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5 ways to welcome an overdose patient back

Being the first person that a newly revived human sees following a near-death experience is not an event to be taken lightly

By Michael Morse

By now, most firefighters and medics have treated opioid overdose. We have learned how to measure the medication, how to administer it and how to use a bag-valve mask to keep the overdose victim oxygenated. It’s really quite simple mechanically, but the act of reviving a person who is seconds from death is far more profound.

Being the first person that a newly revived human being sees following a near-death experience is not an event to be taken lightly. The opportunity exists to be part of a person’s journey into sobriety, to be the gatekeeper between a life of misery or salvation, and to truly save a life, not just get the living dead breathing again.

Somebody whose existence was seconds away from being erased generally will not respond positively to chaos and condescending attitudes from people in uniform. The last thing they remember before seeing our faces is blissful serenity. My face will never be mistaken for anything resembling blissful, but my demeanor in the twilight between death and revival is always serene. I simply refuse to allow the magical moment when the addict rejoins the living to be wasted with ridiculous lectures, admonishments, arrogance or pity.

I have used Narcan hundreds of times. The patients who woke up did so remorsefully; they were embarrassed and kind. Once, and only once, did the person who woke up attack me. Nobody ever threw up. Nobody complained that I took their high away. Nearly all looked to me for direction.

It wasn’t dumb luck, it was because I learned how to treat people, and I made sure I did my best to treat the person, not just the overdose.

5 ways to welcome an overdose patient back:

1. Get rid of the crowd.

Waking up from a near-death experience is traumatic enough; a dozen or more people staring down at you is a little overwhelming.

2. Lower the lights.

Bright lights hurt somebody with pinpoint pupils.

3. Introduce yourself.

You are the only person who matters to the person in your care. Saying hello alleviates his or her anxiety considerably.

4. Explain exactly what happened, and what you did to reverse it.

Their high disappeared; the only thing that matters to them is getting high again. Now is the perfect time to introduce the idea of living clean as a real possibility.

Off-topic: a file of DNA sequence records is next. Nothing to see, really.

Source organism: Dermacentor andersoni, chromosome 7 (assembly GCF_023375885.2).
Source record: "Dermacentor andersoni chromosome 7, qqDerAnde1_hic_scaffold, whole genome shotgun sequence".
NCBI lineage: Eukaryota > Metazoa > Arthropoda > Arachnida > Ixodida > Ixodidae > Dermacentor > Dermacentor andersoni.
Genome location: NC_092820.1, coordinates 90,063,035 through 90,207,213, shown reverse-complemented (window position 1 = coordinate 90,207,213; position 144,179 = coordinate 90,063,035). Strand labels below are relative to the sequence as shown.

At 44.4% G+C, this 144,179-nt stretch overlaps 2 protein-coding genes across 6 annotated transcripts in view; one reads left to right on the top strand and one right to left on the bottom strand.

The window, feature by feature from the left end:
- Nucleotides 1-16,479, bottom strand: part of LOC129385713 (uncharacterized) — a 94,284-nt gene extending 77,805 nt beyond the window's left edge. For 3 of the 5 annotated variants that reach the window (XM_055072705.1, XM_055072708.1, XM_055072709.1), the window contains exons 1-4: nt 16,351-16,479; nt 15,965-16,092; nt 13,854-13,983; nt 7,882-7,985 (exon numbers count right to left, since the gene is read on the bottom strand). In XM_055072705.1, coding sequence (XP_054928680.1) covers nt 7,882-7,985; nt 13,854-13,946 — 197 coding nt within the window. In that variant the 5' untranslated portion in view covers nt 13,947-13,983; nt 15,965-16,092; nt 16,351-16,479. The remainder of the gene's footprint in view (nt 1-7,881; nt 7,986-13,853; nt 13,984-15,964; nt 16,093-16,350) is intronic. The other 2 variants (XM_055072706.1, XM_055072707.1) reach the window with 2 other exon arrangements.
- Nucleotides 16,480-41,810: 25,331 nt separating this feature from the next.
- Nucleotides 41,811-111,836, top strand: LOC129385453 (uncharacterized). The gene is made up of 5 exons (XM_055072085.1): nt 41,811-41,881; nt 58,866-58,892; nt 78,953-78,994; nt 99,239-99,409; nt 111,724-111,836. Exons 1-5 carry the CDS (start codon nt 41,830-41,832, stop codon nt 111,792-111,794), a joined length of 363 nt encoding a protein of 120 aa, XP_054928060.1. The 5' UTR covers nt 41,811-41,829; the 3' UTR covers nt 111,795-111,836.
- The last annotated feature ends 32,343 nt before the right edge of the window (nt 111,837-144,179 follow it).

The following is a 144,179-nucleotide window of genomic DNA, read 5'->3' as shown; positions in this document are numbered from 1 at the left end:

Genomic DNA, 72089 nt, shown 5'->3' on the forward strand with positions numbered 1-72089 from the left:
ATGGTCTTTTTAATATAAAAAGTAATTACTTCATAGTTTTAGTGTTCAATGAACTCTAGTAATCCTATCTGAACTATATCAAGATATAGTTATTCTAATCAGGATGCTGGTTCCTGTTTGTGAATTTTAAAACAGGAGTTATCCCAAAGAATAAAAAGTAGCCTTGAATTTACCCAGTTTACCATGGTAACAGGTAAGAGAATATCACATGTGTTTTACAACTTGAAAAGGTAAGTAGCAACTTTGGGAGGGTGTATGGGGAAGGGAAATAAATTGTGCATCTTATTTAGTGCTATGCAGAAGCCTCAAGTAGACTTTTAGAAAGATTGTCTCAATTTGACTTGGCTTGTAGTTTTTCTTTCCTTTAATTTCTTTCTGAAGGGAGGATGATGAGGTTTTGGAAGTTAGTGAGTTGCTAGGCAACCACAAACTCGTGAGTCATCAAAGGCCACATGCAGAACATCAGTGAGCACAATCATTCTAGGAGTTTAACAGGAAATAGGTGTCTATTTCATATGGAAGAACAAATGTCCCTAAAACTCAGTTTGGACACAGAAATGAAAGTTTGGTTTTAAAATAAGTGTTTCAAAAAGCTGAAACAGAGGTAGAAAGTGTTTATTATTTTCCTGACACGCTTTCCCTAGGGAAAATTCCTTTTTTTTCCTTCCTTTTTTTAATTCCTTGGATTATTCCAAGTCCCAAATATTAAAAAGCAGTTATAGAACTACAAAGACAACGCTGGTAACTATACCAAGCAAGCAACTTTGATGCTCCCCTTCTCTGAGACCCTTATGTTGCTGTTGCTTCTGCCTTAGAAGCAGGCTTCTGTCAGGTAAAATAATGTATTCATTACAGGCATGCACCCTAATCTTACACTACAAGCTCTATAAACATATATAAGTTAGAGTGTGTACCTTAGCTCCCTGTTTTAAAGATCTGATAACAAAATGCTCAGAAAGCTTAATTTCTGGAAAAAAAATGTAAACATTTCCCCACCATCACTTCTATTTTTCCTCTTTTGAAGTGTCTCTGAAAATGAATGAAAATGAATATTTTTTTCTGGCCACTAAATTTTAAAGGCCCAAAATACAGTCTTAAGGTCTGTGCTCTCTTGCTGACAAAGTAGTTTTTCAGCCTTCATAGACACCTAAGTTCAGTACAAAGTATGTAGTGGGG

5. Tell them your plan for staying clean and sober.

Don‘t have a plan? Sure you do.

The Plan:

We are taking you to the emergency room. It‘s crowded, loud and horrible. You have to stay there until medically cleared by a doctor who knows that the Narcan we just gave you has a short life, and the possibility exists that you could OD again. You will probably just feel high again, but with any luck, and the right tools, that can be the last time you will want to. Tell your doctor, the nurse, the security guard, anybody who will listen the exact nature of what led you to the ER. Don‘t hold back. There are people who care, and those people will do everything in their power to get you the help you need to get on with your life. And when you make the decision to get your life back, miracles will happen.”

It really is that simple. Of course it won‘t work every time, or even most of the time, but what have you got to lose? An addict presents as an arrogant, self-destructive idiot more times than not, but who they really are inside is a lonely person in pain who needs somebody to talk to, and maybe understand.

It takes a while for the claws of the substances that take over the thoughts and dreams of a person to sink in, to grab hold and become the most important thing in their lives. People do not want to be addicts. They took a chance on feeling good and letting it go, but instead of a fleeting embrace of serenity find themselves overwhelmed with the need to continue ingesting the only thing that brings them peace.

Judging people who overdose, even those who do so again and again, is simply ridiculous. We as first responders have no idea what our patients have endured that has brought them to our care. Recognizing them as fellow human beings worthy of every bit of understanding, compassion and competence is just the beginning.

The overdosed patient presents us with ample opportunity to go far beyond our training, and to reach deep inside ourselves and find just how good it feels to be on the right side of the Narcan.

Uniform Stories features a variety of contributors. These sources are experts and educators within their profession. Uniform Stories covers an array of subjects like field stories, entertaining anecdotes, and expert opinions.